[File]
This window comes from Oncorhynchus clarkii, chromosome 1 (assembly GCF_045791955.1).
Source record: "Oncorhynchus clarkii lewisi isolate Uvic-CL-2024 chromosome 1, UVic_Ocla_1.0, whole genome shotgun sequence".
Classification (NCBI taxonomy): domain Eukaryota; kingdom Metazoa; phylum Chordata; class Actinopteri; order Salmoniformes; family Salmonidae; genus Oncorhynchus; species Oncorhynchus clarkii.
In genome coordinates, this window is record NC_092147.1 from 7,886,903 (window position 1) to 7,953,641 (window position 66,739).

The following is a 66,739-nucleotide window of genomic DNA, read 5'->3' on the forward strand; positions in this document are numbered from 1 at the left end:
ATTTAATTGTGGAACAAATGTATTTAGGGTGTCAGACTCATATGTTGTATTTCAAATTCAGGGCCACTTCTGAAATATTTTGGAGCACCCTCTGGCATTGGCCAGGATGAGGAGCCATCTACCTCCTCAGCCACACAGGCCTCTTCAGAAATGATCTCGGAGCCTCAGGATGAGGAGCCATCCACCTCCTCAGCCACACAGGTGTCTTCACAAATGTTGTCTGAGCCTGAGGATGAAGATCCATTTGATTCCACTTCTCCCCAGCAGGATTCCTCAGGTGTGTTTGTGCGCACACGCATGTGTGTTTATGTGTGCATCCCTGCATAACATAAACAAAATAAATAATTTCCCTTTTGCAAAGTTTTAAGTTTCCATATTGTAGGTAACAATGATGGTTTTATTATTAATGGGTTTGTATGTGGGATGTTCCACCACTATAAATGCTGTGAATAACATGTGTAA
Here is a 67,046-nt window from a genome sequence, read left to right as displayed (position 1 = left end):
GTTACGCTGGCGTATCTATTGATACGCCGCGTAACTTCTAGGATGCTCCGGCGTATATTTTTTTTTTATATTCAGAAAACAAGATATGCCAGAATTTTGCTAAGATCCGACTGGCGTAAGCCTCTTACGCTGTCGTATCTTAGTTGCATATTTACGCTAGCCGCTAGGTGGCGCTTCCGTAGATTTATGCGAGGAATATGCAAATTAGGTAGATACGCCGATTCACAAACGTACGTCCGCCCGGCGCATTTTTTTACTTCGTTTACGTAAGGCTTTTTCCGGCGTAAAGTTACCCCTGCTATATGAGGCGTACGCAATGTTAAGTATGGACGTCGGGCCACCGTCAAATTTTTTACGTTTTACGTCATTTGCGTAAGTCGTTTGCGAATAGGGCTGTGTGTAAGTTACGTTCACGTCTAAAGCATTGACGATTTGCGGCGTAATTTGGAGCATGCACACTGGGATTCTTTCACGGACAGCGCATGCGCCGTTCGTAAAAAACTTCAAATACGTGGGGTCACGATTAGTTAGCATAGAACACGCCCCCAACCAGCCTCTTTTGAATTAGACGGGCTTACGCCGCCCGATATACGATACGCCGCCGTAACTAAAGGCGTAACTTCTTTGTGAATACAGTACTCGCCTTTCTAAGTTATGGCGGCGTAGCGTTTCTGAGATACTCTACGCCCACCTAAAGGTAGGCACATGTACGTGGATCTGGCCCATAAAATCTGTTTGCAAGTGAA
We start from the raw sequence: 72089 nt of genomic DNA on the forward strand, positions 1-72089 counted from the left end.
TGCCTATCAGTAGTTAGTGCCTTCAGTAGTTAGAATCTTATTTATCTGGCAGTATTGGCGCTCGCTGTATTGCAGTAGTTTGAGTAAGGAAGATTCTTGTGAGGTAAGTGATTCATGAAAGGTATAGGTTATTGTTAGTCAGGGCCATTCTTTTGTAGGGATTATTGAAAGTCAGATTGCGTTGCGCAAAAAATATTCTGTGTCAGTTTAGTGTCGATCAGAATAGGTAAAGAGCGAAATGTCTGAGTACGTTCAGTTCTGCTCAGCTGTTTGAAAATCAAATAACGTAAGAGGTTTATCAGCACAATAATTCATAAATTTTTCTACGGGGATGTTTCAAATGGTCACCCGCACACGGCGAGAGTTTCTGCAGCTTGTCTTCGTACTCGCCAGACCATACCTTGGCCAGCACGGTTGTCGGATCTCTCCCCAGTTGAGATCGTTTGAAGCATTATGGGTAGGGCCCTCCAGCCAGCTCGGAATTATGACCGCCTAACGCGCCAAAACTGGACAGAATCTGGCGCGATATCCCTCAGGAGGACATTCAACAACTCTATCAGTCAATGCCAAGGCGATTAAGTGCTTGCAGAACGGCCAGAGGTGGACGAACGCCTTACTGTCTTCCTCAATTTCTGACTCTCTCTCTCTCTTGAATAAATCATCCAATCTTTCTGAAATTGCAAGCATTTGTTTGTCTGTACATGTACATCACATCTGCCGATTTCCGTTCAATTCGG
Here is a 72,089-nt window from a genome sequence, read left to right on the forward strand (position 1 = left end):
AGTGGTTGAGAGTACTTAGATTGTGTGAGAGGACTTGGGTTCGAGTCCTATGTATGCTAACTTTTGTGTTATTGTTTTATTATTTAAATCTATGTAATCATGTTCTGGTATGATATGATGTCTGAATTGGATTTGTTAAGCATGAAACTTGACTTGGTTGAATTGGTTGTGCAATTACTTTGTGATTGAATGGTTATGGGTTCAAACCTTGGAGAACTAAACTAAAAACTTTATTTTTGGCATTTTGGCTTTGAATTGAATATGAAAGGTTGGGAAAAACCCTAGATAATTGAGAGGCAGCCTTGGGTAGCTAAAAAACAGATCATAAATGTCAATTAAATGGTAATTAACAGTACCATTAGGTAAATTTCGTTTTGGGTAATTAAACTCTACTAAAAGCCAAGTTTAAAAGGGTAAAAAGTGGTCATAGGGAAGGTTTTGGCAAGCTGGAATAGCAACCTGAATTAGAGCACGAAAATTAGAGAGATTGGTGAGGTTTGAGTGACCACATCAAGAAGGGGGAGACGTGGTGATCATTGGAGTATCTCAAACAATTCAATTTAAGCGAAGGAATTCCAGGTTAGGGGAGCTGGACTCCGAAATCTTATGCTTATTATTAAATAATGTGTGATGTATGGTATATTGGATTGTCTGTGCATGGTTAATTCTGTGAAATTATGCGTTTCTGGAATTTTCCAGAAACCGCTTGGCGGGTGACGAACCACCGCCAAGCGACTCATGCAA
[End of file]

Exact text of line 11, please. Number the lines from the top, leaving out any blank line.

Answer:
Here is a 72,089-nt window from a genome sequence, read left to right on the forward strand (position 1 = left end):